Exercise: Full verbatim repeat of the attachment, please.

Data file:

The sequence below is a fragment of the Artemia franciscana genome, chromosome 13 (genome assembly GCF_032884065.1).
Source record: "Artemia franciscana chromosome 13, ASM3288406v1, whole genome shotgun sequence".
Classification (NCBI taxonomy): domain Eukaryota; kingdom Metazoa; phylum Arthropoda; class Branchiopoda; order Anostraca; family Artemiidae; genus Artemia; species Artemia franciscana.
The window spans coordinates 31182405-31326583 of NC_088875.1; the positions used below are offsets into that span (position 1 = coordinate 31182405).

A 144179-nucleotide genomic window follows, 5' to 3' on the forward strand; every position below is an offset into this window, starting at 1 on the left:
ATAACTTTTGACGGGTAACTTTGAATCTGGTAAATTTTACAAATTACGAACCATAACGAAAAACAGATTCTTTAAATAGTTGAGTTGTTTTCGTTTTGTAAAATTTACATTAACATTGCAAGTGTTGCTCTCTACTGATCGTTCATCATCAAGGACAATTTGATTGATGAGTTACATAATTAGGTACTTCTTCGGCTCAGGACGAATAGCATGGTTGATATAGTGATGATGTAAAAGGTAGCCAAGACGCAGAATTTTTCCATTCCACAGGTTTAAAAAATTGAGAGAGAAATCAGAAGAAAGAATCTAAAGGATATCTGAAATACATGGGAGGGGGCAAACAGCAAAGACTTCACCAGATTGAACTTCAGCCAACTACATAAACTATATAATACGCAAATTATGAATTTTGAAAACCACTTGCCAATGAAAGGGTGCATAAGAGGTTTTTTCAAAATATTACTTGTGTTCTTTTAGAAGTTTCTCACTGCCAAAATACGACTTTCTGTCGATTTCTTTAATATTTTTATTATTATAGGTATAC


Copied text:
The sequence below is a fragment of the Artemia franciscana genome, chromosome 13 (genome assembly GCF_032884065.1).
Source record: "Artemia franciscana chromosome 13, ASM3288406v1, whole genome shotgun sequence".
Classification (NCBI taxonomy): domain Eukaryota; kingdom Metazoa; phylum Arthropoda; class Branchiopoda; order Anostraca; family Artemiidae; genus Artemia; species Artemia franciscana.
The window spans coordinates 31182405-31326583 of NC_088875.1; the positions used below are offsets into that span (position 1 = coordinate 31182405).

A 144179-nucleotide genomic window follows, 5' to 3' on the forward strand; every position below is an offset into this window, starting at 1 on the left:
ATAACTTTTGACGGGTAACTTTGAATCTGGTAAATTTTACAAATTACGAACCATAACGAAAAACAGATTCTTTAAATAGTTGAGTTGTTTTCGTTTTGTAAAATTTACATTAACATTGCAAGTGTTGCTCTCTACTGATCGTTCATCATCAAGGACAATTTGATTGATGAGTTACATAATTAGGTACTTCTTCGGCTCAGGACGAATAGCATGGTTGATATAGTGATGATGTAAAAGGTAGCCAAGACGCAGAATTTTTCCATTCCACAGGTTTAAAAAATTGAGAGAGAAATCAGAAGAAAGAATCTAAAGGATATCTGAAATACATGGGAGGGGGCAAACAGCAAAGACTTCACCAGATTGAACTTCAGCCAACTACATAAACTATATAATACGCAAATTATGAATTTTGAAAACCACTTGCCAATGAAAGGGTGCATAAGAGGTTTTTTCAAAATATTACTTGTGTTCTTTTAGAAGTTTCTCACTGCCAAAATACGACTTTCTGTCGATTTCTTTAATATTTTTATTATTATAGGTATAC